Cutting weight. One of the most difficult aspects of any athletic competition that uses weight classes. But how does one go about cutting weight? Is it through a pill? Some magic coffee? (No to both).
Even weight cutting aside, how does one maintain a healthy diet? What foods need to be eaten in order to properly fuel the athletic body?
For anyone who has had these questions, one unfortunate reality that must be faced is that the internet is loaded with bullshit. Seriously, everyone who has a new diet pill, or dieting method to sell intends to do just that. Google is not an athlete’s friend when it comes to sports nutrition.
So how does it work? That’s what this article intends to discuss, in very minor detail. If more knowledge is wanted after reading this, I highly recommend reaching out to a professional dietician, or sports nutritionist. What follows are merely the most basic aspects of sports nutrition.
Simple enough, really. A person needs to eat roughly the same amount of calories they would also use for energy; this is called a person’s Total Energy Expenditure (TEE). There are various methods to calculate TEE, none of which are absolutely perfect, as each individual is different, and no one has the same body. However, the basics of this can be found here.
Again, it’s basics; consume fewer calories than expended. This is referred to as a Hypocaloric Diet. There are various types of hypocaloric diets.
Very-Low-Calorie Diet (VLCD)
A popular one some athletes use in the off season. This is generally used
in the off season because of how low the calorie intake becomes. Usually, food is taken in liquid form (juices, protein shakes, etc.) in order to keep the intake nutrient-rich. While it technically meets the standards of a healthy diet (if the recommended amount of vitamins and minerals are ingested), it is not highly recommended, as a person will generally only consume around 800 calories per day using this method. This method is usually followed for 12-14 weeks, after which solid food is gradually able to be consumed again. This allows most people to lose 3-5 lbs per week. However, it is again advised that this only be done under the supervision of a professional dietician.
Low-Calorie Diet (LCD)
This sort of diet allows for between 1,000-1,500 calories to be consumed per day. Thankfully, it can be consumed in actual food and not merely juices. One issue that arises for athletes with this sort of diet is the loss of lean muscle mass. This is where macronutrients come into play. Within the 1,000-1,500 calories consumed per day, a fair portion of that ought to be protein. In fact, around 25% of the daily caloric intake should come from protein in order to better preserve lean muscle mass. Each athlete ought to pay close attention to their macronutrients in order to make sure they are eating what they need to in order to maintain their athletic abilities.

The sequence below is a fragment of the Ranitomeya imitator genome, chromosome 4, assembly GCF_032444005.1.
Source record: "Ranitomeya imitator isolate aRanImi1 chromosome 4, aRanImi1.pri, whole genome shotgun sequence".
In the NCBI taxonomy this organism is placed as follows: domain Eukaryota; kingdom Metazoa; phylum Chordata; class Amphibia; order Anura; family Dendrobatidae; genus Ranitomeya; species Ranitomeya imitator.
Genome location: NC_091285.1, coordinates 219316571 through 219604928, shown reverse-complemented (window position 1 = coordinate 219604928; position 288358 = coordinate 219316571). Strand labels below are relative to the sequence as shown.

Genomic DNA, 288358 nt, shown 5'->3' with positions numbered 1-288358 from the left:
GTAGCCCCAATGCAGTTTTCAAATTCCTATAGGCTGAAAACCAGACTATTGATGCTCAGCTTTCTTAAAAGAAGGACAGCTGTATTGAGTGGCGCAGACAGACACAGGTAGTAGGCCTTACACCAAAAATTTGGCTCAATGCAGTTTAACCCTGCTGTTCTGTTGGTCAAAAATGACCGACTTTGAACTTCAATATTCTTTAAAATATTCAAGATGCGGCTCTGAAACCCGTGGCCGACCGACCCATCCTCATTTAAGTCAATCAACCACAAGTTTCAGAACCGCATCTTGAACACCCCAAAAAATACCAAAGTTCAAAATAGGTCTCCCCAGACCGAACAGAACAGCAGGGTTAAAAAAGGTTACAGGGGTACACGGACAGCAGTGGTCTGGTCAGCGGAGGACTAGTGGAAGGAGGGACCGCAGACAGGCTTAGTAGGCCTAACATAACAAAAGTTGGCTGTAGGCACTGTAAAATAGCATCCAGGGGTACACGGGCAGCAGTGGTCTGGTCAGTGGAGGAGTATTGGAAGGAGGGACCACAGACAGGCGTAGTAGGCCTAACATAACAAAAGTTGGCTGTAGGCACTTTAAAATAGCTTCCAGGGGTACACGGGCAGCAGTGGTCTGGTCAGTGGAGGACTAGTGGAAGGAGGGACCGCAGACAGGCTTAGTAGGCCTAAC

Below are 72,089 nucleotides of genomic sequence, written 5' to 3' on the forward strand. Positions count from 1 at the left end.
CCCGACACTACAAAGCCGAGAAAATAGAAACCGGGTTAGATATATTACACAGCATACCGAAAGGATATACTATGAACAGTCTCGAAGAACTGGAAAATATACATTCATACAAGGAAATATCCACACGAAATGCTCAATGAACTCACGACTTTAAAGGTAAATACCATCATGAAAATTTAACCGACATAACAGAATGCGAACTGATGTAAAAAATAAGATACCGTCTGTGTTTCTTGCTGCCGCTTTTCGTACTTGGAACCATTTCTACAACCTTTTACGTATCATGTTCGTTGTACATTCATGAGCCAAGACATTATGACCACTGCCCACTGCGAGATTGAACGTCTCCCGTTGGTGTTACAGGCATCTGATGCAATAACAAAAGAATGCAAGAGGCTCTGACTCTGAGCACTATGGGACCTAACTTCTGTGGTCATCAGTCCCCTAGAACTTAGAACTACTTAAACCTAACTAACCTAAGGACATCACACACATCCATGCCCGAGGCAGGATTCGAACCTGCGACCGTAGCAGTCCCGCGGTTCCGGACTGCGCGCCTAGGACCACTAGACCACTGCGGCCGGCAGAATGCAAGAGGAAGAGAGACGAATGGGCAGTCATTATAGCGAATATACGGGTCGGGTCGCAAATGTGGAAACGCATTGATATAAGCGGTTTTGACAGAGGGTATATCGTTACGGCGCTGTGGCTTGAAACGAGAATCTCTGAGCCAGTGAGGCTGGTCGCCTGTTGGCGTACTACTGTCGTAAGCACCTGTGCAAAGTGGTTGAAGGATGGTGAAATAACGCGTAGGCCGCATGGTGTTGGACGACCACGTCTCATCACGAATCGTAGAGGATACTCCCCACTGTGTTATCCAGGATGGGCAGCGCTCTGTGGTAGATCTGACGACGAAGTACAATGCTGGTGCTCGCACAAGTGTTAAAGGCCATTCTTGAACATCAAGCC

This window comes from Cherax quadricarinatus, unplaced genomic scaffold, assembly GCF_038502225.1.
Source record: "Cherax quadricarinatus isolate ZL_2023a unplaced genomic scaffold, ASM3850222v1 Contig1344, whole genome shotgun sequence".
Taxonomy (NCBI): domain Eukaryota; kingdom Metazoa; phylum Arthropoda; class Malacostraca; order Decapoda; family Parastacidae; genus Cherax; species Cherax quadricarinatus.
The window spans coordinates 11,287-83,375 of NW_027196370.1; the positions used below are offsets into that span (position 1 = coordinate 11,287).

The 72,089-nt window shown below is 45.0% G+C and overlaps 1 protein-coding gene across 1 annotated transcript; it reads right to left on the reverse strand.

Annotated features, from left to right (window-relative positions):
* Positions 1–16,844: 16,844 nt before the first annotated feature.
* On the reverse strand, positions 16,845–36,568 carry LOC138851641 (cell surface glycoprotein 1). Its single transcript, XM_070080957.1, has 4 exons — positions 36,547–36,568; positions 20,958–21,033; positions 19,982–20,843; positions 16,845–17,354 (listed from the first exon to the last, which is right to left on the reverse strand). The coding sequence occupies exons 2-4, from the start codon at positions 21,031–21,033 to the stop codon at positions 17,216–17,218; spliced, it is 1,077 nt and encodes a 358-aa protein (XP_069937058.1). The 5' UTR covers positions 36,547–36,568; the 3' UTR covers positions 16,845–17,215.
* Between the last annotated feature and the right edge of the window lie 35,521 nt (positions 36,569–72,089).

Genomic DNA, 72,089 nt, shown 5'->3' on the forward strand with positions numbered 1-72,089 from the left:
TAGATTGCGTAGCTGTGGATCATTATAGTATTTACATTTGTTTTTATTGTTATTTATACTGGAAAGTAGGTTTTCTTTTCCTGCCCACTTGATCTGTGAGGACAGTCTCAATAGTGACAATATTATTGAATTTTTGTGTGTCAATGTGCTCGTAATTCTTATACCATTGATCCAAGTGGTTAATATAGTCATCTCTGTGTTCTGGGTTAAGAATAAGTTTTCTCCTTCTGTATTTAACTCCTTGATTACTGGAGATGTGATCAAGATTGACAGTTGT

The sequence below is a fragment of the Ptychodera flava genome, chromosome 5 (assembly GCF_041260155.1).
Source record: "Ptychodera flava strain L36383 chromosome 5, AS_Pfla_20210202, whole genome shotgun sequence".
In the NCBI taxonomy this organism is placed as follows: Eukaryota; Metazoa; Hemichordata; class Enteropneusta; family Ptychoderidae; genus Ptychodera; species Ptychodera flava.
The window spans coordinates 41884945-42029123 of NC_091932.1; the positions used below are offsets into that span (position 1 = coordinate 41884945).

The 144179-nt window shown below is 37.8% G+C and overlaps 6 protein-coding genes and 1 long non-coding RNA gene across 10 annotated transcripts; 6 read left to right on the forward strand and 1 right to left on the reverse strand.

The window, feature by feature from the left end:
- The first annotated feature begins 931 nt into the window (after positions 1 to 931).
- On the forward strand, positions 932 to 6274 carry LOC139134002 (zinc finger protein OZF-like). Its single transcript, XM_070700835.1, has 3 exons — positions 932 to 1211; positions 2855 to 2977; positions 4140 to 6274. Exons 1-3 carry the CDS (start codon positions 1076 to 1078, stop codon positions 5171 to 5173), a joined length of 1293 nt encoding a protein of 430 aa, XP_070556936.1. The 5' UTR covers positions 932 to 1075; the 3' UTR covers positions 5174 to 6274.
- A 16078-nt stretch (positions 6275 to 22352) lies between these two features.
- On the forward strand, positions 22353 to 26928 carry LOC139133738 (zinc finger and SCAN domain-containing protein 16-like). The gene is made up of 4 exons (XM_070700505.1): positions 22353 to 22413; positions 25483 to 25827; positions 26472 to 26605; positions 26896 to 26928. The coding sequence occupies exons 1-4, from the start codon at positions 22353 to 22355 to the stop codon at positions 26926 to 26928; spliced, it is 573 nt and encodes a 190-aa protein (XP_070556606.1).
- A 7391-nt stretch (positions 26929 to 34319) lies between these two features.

High-Carb, Low-Fat Diet
This sort of diet has fallen out of fashion in the general population and even among some athletes with the explosion of low-carb diets in the 90s. While there is some scientific evidence to back up this method of weight loss, there are a large number of variables involved in tracking carbohydrates, what types of carbohydrates are consumed, and level of daily activity. Much of the research was also only performed on obese individuals, and has little to say about the athletic population. Consensus on the matter is also still far from being reached.
High-Protein, Low Carb Diets
In the short-term, this diet works wonders. It sheds pounds of body-fat quickly while also helping an athlete maintain lean muscle mass. If a quick weight loss is wanted, this is the way to go. However, be aware that the law of diminishing returns applies to this sort of diet. If an athlete does not take care of their nutrition during the off season, using and re-using the High-Protein, Low-Carb Diets will cause an athlete to lose the weight more slowly each time they start the diet over again. Also, long-term studies have initially shown that this sort of diet produces the same long-term results as a High-Carb, Low-Fat Diet.
Speak with a professional. What’s outlined above is incredibly basic and does not even begin to touch on much of the necessary information needed to begin cutting weight (such as macronutrients needed, micronutrients, supplementation, resistance training [yes, you have to do it], or adapting your diet as your body changes). They can help create an individualized approach to an athlete’s weight and nutritional goals. Even if an athlete has no desire to cut weight, it is still important to know exactly the role nutrition plays in athletic performance.
All information derived from NSCA’s Guide to Sport and Exercise Nutrition